Oct 10

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Objectives: Students will 1. read and discuss irony in Act Three in The Crucible
Bell-ringer:
1. What is irony? Do you know the difference
between verbal irony, situational irony, and
dramatic irony?
Objectives: Students will 1. read and discuss irony in Act Three in The Crucible
Agenda:
1. Bell-ringer (review)
2. Lingering questions addressed
3. Read and discuss irony in Act 3
4. Exit Ticket/Homework
Objectives: Students will 1. read and discuss irony in Act Three in The Crucible
What is irony?
Situational Irony: when the outcome of a situation
is inconsistent with what we expect would
logically or normally occur.
Dramatic Irony: what the audience or reader is
aware of something that a character does not
know.
Verbal Irony: when a speaker or writer says one
thing but actually means the opposite. Sarcasm
is one type of verbal irony.
Objectives: Students will 1. read and discuss irony in Act Three in The Crucible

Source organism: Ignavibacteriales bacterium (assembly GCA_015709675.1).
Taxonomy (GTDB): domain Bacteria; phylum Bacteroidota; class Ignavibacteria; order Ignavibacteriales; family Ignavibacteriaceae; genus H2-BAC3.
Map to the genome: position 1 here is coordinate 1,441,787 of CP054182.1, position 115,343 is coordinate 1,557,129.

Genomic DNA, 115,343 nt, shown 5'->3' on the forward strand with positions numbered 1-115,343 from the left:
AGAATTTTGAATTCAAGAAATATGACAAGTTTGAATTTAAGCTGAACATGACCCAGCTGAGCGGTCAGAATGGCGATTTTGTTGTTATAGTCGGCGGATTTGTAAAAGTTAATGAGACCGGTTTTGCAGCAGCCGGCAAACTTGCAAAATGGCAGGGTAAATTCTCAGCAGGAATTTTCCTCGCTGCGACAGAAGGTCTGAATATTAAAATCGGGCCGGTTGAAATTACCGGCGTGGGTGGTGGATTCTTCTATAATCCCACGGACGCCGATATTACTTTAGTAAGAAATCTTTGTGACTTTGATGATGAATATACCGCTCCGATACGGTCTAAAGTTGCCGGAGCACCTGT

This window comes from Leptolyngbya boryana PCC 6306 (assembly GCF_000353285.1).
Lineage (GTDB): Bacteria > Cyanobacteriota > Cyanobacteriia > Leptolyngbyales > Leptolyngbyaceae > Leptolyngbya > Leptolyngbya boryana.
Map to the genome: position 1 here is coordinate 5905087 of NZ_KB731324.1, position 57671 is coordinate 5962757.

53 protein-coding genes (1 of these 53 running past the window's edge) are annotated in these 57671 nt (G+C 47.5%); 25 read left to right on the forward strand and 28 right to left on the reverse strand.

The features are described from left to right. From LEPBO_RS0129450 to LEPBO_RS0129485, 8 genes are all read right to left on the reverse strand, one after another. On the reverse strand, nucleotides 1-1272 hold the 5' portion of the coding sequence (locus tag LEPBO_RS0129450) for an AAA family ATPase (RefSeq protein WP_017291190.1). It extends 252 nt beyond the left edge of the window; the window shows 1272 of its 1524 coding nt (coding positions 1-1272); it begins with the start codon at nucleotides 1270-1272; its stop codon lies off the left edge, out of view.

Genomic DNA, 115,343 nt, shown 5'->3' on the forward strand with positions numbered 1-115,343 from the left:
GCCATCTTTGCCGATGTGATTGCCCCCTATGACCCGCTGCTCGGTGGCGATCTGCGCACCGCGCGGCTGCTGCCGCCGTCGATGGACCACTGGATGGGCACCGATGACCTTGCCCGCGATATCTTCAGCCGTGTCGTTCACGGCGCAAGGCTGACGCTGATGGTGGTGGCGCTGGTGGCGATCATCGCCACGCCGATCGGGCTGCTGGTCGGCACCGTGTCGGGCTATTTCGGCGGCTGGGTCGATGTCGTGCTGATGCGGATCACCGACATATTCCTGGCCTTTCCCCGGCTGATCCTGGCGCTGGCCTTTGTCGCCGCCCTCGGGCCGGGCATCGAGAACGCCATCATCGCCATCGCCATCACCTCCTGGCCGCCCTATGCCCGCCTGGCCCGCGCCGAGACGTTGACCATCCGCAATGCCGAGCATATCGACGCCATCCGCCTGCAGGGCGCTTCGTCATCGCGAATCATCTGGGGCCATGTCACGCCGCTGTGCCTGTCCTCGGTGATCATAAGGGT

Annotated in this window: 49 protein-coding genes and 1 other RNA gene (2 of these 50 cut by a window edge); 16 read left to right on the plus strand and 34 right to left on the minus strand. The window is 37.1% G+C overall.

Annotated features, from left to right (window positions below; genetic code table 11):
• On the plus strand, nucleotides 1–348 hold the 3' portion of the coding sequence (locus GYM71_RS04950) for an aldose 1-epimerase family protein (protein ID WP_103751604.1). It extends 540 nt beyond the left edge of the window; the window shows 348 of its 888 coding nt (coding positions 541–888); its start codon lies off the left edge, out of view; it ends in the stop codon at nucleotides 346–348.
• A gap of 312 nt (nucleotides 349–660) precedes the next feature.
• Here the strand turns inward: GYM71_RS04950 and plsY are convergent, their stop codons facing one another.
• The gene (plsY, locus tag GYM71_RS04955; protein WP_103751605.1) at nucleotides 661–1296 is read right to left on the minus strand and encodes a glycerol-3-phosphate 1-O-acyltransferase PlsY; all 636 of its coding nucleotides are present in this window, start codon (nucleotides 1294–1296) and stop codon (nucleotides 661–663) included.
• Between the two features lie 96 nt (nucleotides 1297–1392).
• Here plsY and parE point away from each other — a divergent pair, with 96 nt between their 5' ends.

Answer the following questions with your group:
What was John’s intention in publicly admitting his affair
with Abigail? How is this ironic? What type of irony is
this?
2. What was Elizabeth’s intention when lying about John’s
affair? What is ironic about Elizabeth’s lie? What type of
irony is this?
3. What is ironic about the beliefs of the Puritan
community and the events of the play so far?
1.
BONUS: list two additional examples of irony from the text
and explain what type of irony for each example.
Objectives: Students will 1. read and discuss irony in Act Three in The Crucible
Exit Ticket: Do you have any lingering questions
about Act 3? (on post-it)
Homework:
1. Read Act 3 comprehension check questions for
Friday
2. Complete the Acts 2 and 3 vocabulary for Friday.
3. Assessment Day: Act 1-3 quiz, Act 2 and 3
vocabulary quiz, and Irregular Verb quiz

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